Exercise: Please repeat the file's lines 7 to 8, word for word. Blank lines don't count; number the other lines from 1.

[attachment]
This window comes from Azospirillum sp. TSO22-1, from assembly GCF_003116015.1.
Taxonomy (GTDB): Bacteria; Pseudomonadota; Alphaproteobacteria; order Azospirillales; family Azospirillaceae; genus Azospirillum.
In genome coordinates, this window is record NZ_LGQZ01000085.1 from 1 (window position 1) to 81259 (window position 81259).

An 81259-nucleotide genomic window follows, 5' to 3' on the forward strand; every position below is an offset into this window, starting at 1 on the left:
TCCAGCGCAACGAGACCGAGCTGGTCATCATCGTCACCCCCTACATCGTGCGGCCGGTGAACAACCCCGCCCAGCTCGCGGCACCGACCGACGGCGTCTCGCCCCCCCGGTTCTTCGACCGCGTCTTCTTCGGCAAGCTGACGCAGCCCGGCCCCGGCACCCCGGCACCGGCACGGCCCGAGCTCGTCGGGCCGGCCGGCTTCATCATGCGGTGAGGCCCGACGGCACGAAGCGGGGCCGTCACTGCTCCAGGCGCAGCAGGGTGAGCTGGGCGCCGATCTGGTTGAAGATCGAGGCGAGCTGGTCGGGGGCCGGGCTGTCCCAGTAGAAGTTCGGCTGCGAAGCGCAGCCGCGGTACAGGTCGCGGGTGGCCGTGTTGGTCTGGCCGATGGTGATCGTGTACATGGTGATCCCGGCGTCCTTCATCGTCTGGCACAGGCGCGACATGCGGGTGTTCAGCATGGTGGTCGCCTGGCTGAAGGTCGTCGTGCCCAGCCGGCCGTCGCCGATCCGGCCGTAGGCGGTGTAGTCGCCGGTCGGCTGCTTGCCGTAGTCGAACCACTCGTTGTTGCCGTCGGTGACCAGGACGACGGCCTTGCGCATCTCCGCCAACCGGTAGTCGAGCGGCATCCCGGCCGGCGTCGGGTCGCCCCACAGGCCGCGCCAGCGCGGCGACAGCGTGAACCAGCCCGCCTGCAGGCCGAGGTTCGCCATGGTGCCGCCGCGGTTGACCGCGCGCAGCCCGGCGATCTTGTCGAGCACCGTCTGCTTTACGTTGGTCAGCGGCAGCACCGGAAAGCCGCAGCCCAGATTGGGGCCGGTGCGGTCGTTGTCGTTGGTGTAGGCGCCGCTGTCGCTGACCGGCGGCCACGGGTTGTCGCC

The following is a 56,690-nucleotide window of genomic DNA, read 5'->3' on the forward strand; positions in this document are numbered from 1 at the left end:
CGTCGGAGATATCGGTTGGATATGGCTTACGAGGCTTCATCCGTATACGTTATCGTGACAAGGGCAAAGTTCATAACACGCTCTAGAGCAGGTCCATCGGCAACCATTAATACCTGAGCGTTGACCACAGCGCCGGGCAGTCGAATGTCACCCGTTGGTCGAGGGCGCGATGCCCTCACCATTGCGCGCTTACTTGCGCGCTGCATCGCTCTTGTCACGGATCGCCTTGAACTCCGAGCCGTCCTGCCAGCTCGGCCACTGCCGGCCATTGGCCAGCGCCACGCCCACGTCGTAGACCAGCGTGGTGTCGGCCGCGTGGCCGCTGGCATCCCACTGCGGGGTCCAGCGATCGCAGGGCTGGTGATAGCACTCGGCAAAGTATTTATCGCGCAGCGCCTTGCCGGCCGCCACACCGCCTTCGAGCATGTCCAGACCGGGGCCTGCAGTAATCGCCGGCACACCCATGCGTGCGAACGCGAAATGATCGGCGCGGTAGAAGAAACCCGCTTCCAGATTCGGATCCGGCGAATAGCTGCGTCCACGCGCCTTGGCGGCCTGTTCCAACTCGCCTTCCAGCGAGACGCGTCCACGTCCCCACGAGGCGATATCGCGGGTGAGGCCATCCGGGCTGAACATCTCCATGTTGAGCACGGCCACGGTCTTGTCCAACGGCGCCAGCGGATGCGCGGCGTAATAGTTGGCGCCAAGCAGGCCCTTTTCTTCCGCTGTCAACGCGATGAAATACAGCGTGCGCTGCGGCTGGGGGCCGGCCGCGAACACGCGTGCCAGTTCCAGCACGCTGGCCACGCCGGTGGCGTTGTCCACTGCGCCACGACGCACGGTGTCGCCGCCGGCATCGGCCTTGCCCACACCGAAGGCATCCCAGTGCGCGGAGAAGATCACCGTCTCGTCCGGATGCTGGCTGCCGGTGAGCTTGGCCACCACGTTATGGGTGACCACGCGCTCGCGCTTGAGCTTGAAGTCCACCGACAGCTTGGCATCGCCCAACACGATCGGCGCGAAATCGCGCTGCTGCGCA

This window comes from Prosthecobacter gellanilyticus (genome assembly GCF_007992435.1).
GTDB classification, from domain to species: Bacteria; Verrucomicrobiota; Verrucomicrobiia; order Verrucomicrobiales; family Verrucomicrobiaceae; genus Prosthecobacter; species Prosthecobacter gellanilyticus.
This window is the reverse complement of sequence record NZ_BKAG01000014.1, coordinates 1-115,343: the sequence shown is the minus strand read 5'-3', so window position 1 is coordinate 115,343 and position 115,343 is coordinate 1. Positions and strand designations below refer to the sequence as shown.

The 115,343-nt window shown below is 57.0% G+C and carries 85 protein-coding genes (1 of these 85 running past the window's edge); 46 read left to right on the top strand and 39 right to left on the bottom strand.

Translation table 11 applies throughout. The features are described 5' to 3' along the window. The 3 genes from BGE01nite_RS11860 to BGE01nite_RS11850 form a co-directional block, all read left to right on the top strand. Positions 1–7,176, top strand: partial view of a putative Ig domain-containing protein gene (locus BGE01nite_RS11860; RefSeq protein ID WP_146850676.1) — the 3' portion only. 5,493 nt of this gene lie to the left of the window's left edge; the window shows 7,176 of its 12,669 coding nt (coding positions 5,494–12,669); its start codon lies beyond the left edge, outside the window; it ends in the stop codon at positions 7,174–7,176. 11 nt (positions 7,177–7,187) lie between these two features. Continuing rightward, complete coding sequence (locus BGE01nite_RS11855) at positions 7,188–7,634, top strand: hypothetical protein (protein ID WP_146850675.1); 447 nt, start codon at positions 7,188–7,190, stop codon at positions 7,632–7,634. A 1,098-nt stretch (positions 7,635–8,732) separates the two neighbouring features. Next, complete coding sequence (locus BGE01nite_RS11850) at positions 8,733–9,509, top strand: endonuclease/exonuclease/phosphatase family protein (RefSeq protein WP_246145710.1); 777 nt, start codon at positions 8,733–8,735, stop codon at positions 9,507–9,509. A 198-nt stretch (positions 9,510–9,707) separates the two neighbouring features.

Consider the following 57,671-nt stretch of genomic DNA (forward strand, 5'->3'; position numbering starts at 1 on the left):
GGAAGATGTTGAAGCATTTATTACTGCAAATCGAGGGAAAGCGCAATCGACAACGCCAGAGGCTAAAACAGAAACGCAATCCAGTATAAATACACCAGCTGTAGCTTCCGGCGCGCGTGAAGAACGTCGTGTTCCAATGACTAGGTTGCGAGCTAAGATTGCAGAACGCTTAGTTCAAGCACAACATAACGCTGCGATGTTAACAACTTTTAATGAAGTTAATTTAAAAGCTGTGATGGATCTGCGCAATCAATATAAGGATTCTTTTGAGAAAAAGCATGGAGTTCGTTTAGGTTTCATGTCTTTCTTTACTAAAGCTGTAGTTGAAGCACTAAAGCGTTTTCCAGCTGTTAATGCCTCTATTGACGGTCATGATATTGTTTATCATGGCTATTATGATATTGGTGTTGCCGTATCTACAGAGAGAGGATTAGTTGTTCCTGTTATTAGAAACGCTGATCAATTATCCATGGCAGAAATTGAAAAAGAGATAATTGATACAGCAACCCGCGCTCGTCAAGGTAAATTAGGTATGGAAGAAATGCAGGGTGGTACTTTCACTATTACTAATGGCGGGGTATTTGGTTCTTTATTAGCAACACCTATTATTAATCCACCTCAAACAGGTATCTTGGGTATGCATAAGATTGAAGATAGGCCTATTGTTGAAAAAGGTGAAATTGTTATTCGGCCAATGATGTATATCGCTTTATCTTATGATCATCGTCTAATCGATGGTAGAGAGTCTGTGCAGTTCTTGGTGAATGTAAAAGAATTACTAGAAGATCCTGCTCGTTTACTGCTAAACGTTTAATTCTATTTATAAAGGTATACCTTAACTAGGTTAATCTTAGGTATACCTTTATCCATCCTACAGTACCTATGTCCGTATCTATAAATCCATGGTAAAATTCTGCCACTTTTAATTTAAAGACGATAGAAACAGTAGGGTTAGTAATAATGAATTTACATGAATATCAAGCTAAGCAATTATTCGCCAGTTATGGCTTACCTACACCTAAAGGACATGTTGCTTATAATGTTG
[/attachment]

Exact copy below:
CGTCGGAGATATCGGTTGGATATGGCTTACGAGGCTTCATCCGTATACGTTATCGTGACAAGGGCAAAGTTCATAACACGCTCTAGAGCAGGTCCATCGGCAACCATTAATACCTGAGCGTTGACCACAGCGCCGGGCAGTCGAATGTCACCCGTTGGTCGAGGGCGCGATGCCCTCACCATTGCGCGCTTACTTGCGCGCTGCATCGCTCTTGTCACGGATCGCCTTGAACTCCGAGCCGTCCTGCCAGCTCGGCCACTGCCGGCCATTGGCCAGCGCCACGCCCACGTCGTAGACCAGCGTGGTGTCGGCCGCGTGGCCGCTGGCATCCCACTGCGGGGTCCAGCGATCGCAGGGCTGGTGATAGCACTCGGCAAAGTATTTATCGCGCAGCGCCTTGCCGGCCGCCACACCGCCTTCGAGCATGTCCAGACCGGGGCCTGCAGTAATCGCCGGCACACCCATGCGTGCGAACGCGAAATGATCGGCGCGGTAGAAGAAACCCGCTTCCAGATTCGGATCCGGCGAATAGCTGCGTCCACGCGCCTTGGCGGCCTGTTCCAACTCGCCTTCCAGCGAGACGCGTCCACGTCCCCACGAGGCGATATCGCGGGTGAGGCCATCCGGGCTGAACATCTCCATGTTGAGCACGGCCACGGTCTTGTCCAACGGCGCCAGCGGATGCGCGGCGTAATAGTTGGCGCCAAGCAGGCCCTTTTCTTCCGCTGTCAACGCGATGAAATACAGCGTGCGCTGCGGCTGGGGGCCGGCCGCGAACACGCGTGCCAGTTCCAGCACGCTGGCCACGCCGGTGGCGTTGTCCACTGCGCCACGACGCACGGTGTCGCCGCCGGCATCGGCCTTGCCCACACCGAAGGCATCCCAGTGCGCGGAGAAGATCACCGTCTCGTCCGGATGCTGGCTGCCGGTGAGCTTGGCCACCACGTTATGGGTGACCACGCGCTCGCGCTTGAGCTTGAAGTCCACCGACAGCTTGGCATCGCCCAACACGATCGGCGCGAAATCGCGCTGCTGCGCA

This window comes from Prosthecobacter gellanilyticus (genome assembly GCF_007992435.1).